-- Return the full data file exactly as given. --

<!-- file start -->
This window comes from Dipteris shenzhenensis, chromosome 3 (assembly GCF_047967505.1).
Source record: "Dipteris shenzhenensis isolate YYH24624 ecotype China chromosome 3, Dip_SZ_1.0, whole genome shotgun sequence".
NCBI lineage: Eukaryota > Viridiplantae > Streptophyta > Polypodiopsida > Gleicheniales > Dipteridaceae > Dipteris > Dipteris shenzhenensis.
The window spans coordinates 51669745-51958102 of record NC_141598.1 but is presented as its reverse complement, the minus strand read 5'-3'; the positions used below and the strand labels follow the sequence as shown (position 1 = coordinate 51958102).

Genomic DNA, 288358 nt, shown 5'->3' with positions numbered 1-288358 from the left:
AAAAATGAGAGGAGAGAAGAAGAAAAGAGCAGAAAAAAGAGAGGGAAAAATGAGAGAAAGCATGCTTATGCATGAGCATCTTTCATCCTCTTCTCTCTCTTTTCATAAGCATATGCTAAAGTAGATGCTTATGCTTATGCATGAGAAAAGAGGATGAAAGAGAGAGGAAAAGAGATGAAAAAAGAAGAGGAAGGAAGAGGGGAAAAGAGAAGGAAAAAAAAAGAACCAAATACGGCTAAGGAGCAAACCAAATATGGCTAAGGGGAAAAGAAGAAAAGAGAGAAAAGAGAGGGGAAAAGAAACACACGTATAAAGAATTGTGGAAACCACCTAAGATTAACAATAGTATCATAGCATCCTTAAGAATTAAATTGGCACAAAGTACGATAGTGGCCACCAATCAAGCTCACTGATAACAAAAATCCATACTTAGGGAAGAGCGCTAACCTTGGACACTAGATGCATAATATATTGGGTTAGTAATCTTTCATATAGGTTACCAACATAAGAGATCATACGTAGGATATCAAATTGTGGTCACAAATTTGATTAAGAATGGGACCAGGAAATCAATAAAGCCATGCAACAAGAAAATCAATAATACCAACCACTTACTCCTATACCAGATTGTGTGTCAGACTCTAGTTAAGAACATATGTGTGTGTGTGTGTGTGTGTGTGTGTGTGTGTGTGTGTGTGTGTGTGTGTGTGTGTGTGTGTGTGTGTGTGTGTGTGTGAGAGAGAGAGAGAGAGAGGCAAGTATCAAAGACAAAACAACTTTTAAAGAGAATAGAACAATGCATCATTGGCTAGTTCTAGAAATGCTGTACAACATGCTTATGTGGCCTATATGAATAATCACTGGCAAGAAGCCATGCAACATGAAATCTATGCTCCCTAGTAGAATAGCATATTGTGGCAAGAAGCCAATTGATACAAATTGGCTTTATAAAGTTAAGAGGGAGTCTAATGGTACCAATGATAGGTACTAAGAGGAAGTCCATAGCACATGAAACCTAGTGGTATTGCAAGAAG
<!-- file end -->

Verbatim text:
This window comes from Dipteris shenzhenensis, chromosome 3 (assembly GCF_047967505.1).
Source record: "Dipteris shenzhenensis isolate YYH24624 ecotype China chromosome 3, Dip_SZ_1.0, whole genome shotgun sequence".
NCBI lineage: Eukaryota > Viridiplantae > Streptophyta > Polypodiopsida > Gleicheniales > Dipteridaceae > Dipteris > Dipteris shenzhenensis.
The window spans coordinates 51669745-51958102 of record NC_141598.1 but is presented as its reverse complement, the minus strand read 5'-3'; the positions used below and the strand labels follow the sequence as shown (position 1 = coordinate 51958102).

Genomic DNA, 288358 nt, shown 5'->3' with positions numbered 1-288358 from the left:
AAAAATGAGAGGAGAGAAGAAGAAAAGAGCAGAAAAAAGAGAGGGAAAAATGAGAGAAAGCATGCTTATGCATGAGCATCTTTCATCCTCTTCTCTCTCTTTTCATAAGCATATGCTAAAGTAGATGCTTATGCTTATGCATGAGAAAAGAGGATGAAAGAGAGAGGAAAAGAGATGAAAAAAGAAGAGGAAGGAAGAGGGGAAAAGAGAAGGAAAAAAAAAGAACCAAATACGGCTAAGGAGCAAACCAAATATGGCTAAGGGGAAAAGAAGAAAAGAGAGAAAAGAGAGGGGAAAAGAAACACACGTATAAAGAATTGTGGAAACCACCTAAGATTAACAATAGTATCATAGCATCCTTAAGAATTAAATTGGCACAAAGTACGATAGTGGCCACCAATCAAGCTCACTGATAACAAAAATCCATACTTAGGGAAGAGCGCTAACCTTGGACACTAGATGCATAATATATTGGGTTAGTAATCTTTCATATAGGTTACCAACATAAGAGATCATACGTAGGATATCAAATTGTGGTCACAAATTTGATTAAGAATGGGACCAGGAAATCAATAAAGCCATGCAACAAGAAAATCAATAATACCAACCACTTACTCCTATACCAGATTGTGTGTCAGACTCTAGTTAAGAACATATGTGTGTGTGTGTGTGTGTGTGTGTGTGTGTGTGTGTGTGTGTGTGTGTGTGTGTGTGTGTGTGTGTGTGTGTGTGTGTGAGAGAGAGAGAGAGAGAGGCAAGTATCAAAGACAAAACAACTTTTAAAGAGAATAGAACAATGCATCATTGGCTAGTTCTAGAAATGCTGTACAACATGCTTATGTGGCCTATATGAATAATCACTGGCAAGAAGCCATGCAACATGAAATCTATGCTCCCTAGTAGAATAGCATATTGTGGCAAGAAGCCAATTGATACAAATTGGCTTTATAAAGTTAAGAGGGAGTCTAATGGTACCAATGATAGGTACTAAGAGGAAGTCCATAGCACATGAAACCTAGTGGTATTGCAAGAAG